The British Isles are, (at least according to the Lonely Planet guide) the most beautiful islands in the world. Our current summer weather hasn't helped mastters, however many of our resorts are tired facsimiles of Blackpool and lack the sophistication craved for by the new generation of traveller. There are a great number of stunning locations catering for a wide range of tourists however they are not suited to mass tourism. A great example of a British resort adapting to changing tastes is Woolacombe in Devon attracting young & old alike with good standards of accommodation, variety of eateries & shops and a wide mixture of activities. We need to embrace our climate and culture and play to our strengths to maintain a healthy domestic market.

    By JOHN DROGAN, Thursday, July 19, 2007

  • carbon not the only issue

    There are plenty more ways for travellers to go green than worry about their carbon footprint. There's a wide range of eco-friendly products on the market now for instance - and if every holidaymaker took a wind up torch instead of using batteries it would make a big difference. Travelling green is just like going green at home - a small change can make a big difference. Carbon is a pretty dull topic and there's too much focus on it, eco-friendly gadgets on the other hand are alot more fun, and can actually save people money - just think of how much you spend on double AA batteries over the years. The media needs to take a different approach to green travel.

    By ian everett, Thursday, July 19, 2007

  • UK Holidays

    A holiday is often a family's biggest break from the trudge of day to day living. The UK weather and the cost of UK holidays and also the excitement of going somewhere different means abroad. For me a UK holiday is a trudge. Politicans need to wake up and realise this. To be honest if aircraft only account for 7% of carbon emmissions how much is saved by a family driving long distances often stuck in jams and then use of the car all week.

    By Paul Johnston, Thursday, July 19, 2007

  • Stick your own industry Tiscali

    What great insights from travel experts Tiscali - not. Looks to me like they are like trying to get a PR angle to make use of the results from an expensive and random selection of survey questions! Probably more useful is customer responses that we have been capturing about the environment and responsible tourism on the Thomson website - the data and our customer feedback shows that customers want the travel company or airline to be taking responsibility for the environment on their behalf. 60% of respondents said that the environmental reputation of an organisation would influence their choice of travel company. 58% of respondents said that the natural environment is important to their holiday. 59% said that they were as careful as they at home with resources such as power and water - and reassuringly people are increasingly travelling more responsibly - with 31% saying they are more careful with resources when on holiday then when they are at home. More info at www.thomson.co.uk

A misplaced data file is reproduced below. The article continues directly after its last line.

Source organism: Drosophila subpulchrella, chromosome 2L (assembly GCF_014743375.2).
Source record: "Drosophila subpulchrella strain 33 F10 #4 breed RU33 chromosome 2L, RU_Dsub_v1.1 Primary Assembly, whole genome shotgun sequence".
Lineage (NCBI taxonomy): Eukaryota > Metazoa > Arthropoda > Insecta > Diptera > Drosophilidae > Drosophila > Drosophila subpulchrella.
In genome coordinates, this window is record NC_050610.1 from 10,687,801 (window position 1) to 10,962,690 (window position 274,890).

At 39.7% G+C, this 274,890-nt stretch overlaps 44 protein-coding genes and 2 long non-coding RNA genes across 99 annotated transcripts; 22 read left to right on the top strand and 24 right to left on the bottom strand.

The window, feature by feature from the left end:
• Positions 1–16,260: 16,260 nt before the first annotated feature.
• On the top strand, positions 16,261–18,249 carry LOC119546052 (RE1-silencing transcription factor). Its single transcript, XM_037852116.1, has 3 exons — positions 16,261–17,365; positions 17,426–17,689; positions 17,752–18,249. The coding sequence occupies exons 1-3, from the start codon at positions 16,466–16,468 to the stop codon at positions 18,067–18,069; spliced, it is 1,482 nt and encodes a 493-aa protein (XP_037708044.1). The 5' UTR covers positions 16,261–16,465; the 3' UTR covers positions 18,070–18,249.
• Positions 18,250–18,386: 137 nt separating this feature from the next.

By kimberley kay, Thursday, July 19, 2007

  • Give travellers options and time.

    I think most people are totally confused about the carbon footprint issues. There has been so much emphasis on travel and yet how many people have actually made changes in their home or work life. Or reduced their car usage? It has been argued that for the sustainability of the planet, particularly for many countries who are dependent on tourism and trade, that it would be catastrophic to discourage foriegn travel and that includes flying. The good news is that at least we are all discussing the issue and looking at the best way forward. These issues will take time for consumers to adjust to; and of course many may choose not to. But for those who are worried about their carbon footprint and still want to travel abroad, they can still fly, perhaps less often but stay longer in a destination than they used to, make changes at home and offset their carbon footprint with their travel company. Travel Republic gets a healthy response from its customers in terms of voluntarily carbon offsetting with the World Land Trust. The important thing is to build awarenesss and offer holidaymakers options.

    By Jayne Jackson, Thursday, July 19, 2007

  • UK is not the only eco option.

    Just because people go overseas, it doesn't mean they don't care for the environment. They can travel to the continent by ferry or train, and besides, the UK doesn't have the capacity to cater for much more than 4% of the travel market. "Lies, damned lies and statistics."

    By Gary Phillips, Thursday, July 19, 2007